Am I An Arrogant Shit?

ISOBEL PRITCHARD questions whether Cambridge students are as pompous as everyone seems to believe we are.

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Shouting, “I propose a general fine for anyone who has got with a member of their family!” is apparently "not acceptable behaviour at the Sunday dinner table". Or, so my mother informs me.

I hadn’t realised that incest was such a taboo with my generally liberal-minded parents, and my fine was intended as a joke. But, it’s when I request (and am denied) a fourth glass of wine and my protestation “but when I’m at Cambridge…” is met with stony glares, that I realise what the real issue at stake is; it’s because I go to Cambridge.

I should have known. Any argument that begins with, “but when I’m at Cambridge…” is bound to be met with downright hostility from my family. It seems that, rather unfairly, my nearest and dearest attach the same negative stereotypes of pomposity and elitism to this educational institution as everyone else. In fact, any reference to it merely serves to reinforce their pre-conceived idea that I am an arrogant shit.

Facing such hostility seems to be a problem shared by many Cambridge University students, and it remains a cause of conflict throughout the difficult adjustment period of returning home for the holidays. This seems grossly unfair. It all begins so promisingly; parents inevitably feel immense pride and joy in boasting to Mr and Mrs Timmons next door about how their little Bertie has got in to such a prestigious university. But, as soon as Bertie returns home from his first term, they are sure to let him know that he is not, in fact, special; certainly not too special to do the washing up, walk the dogs and hoover the sitting room. They expect Bertie to be humble and modest. They expect Bertie to exhibit the very same qualities that, in boasting to Mr and Mrs Timmons, they fail to demonstrate. In essence, they clearly show double standards.

This poses the question: does Cambridge really change us? Does it turn us into the conceited pricks that the world at large, and even our families, seem to believe we are? I argue that it does not: we are merely the victims of powerful, negative stereotypes.

Furthermore, these stereotypes are highly entrenched in society. Oxbridge graduates are considered to dominate the banks and, as such, their greed is blamed for bringing the economy to its knees. They are considered to control Westminster; take for example the criticism launched on the Conservative party for its ‘elitist’ background. Oxbridge graduates fill TV screens everywhere, from the ferocity of Paxman to the offensiveness and hilarity of Borat. Countless modern day villains were once Oxbridge undergraduates – Rupert Murdoch for one, Peter Mandelson another; I need not list the countless politicians. But, of course, these high flyers have an impact on the rest of us. When we return home from university, we are not just judged for our own behaviour; we are tarred with the same brush as these highly successful, but often highly unpopular, figures. And it’s all because we go to Cambridge.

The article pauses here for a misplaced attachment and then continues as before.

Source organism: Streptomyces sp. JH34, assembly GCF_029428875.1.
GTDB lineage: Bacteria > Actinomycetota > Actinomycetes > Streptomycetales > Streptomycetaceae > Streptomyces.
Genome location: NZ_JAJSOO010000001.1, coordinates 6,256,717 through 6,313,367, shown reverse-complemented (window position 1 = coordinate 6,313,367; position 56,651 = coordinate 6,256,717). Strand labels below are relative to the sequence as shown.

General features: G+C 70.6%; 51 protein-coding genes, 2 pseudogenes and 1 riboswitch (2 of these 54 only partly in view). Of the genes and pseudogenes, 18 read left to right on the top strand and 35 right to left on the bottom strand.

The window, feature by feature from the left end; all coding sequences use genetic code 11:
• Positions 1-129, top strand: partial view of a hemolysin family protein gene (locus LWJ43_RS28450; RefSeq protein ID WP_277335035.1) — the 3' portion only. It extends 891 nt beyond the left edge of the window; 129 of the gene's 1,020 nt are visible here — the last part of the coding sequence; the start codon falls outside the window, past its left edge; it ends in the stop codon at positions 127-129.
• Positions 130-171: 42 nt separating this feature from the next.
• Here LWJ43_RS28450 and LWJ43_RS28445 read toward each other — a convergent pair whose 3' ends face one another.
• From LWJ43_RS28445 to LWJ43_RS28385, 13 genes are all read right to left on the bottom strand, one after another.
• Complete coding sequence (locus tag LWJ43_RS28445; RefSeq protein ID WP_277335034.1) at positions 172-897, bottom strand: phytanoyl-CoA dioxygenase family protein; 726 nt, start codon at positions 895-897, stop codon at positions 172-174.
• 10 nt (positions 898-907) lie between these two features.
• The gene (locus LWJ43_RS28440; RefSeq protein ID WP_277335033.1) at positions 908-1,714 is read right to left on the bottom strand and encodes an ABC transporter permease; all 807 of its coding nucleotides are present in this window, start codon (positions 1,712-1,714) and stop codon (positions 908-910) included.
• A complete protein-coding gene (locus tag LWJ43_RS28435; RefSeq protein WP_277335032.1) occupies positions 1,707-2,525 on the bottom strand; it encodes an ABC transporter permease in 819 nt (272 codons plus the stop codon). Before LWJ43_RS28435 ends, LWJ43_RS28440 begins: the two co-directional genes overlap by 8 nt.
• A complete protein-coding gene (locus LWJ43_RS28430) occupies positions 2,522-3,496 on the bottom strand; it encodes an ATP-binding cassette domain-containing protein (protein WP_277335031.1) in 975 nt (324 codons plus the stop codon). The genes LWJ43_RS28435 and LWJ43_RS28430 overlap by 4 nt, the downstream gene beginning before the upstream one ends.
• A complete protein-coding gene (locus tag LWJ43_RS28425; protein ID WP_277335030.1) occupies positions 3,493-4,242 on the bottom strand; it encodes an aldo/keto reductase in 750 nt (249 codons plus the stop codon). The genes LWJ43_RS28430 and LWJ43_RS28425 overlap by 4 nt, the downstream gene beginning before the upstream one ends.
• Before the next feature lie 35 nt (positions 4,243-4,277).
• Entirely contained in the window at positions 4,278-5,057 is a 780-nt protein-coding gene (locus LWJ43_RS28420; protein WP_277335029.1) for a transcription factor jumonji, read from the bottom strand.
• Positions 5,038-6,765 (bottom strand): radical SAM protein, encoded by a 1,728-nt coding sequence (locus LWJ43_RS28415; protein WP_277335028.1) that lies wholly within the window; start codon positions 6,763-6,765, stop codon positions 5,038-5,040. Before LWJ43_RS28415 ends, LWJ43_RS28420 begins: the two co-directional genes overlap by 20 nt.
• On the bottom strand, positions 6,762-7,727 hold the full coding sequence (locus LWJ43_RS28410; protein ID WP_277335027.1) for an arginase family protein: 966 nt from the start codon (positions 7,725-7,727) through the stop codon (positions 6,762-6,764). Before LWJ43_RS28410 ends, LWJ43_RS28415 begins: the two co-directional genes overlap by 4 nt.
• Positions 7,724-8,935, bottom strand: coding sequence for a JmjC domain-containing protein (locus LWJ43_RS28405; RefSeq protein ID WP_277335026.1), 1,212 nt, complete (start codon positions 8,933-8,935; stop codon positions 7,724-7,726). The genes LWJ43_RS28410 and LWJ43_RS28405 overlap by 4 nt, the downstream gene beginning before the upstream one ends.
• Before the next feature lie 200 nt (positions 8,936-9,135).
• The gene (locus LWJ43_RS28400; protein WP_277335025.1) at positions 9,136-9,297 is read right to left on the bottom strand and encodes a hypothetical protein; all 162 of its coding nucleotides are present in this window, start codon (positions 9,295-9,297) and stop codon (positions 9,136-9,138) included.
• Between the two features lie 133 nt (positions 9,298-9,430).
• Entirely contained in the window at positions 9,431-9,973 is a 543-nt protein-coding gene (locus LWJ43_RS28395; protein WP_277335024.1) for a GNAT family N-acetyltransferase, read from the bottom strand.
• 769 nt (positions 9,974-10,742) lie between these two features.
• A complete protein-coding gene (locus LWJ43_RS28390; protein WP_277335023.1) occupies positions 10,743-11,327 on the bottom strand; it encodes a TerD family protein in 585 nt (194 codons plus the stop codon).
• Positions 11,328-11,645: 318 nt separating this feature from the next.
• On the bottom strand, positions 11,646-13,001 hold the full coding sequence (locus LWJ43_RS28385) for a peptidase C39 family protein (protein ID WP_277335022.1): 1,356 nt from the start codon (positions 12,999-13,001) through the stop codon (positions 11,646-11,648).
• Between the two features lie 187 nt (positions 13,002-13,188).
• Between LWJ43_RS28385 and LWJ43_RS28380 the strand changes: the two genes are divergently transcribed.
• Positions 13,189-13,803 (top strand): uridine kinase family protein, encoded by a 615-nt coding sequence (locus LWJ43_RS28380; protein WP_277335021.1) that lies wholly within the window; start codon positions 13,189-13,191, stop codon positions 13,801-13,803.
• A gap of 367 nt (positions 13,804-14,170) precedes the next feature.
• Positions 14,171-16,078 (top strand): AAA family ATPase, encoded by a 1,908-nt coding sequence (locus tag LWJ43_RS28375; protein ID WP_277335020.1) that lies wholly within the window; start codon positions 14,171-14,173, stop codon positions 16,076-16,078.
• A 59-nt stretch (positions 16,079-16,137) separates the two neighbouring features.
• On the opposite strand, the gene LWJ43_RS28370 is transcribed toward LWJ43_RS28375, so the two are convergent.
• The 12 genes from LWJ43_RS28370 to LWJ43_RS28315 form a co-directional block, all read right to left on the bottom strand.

It is not unreasonable for me to politely ask my mother to buy ‘Rachel’s Organic Yoghurt’, rather than Sainsbury’s own “because I do at university” (it is exceedingly creamy, particularly the rhubarb flavour). Yet, apparently Cambridge has made me all “la de da”. Nor is it grossly out of line to suggest that my bedroom is my own space which I can order (or disorder) as I please. Surely it is not a consequence of my elitist education that I require occasional control of the family TV in order to get my weekly fix of ‘Snog, Marry or Avoid’?  Yet apparently all these polite requests are now conceived as demands. And, it’s all because I go to Cambridge.

In the holidays, I don’t expect a smiling porter in my household hallway to welcome my drunken self home at 3 o’clock in the morning. Nor do I expect a pre-paid chauffeur driven taxi service to take me to my hospital appointments. I do not expect to have formal, three course meals prepared for me, and I don’t anticipate my bathroom being cleaned for me daily. I certainly do not expect my mother to sit down and listen to me express my opinions for one hour every week. But the very simple fact that these things are done for me at university means that I must have become a “spoilt and demanding little toad”.

My sister, who goes to Leeds University, does not receive the same persistent criticism on her homecoming, and so this problem cannot simply be a matter of reasserting parental control in the ‘flying the nest’ trauma. It is because I go to Cambridge.

All in all, I am left to wonder: am I really an arrogant shit, or do they just think I am?

In reviewing this article, I think I can safely conclude that I am not arrogant. Maybe, occasionally, I can be a little pompous; perhaps this has some bearing on the impression that my family has got. But, surely that’s not my fault: it’s just because I go to Cambridge.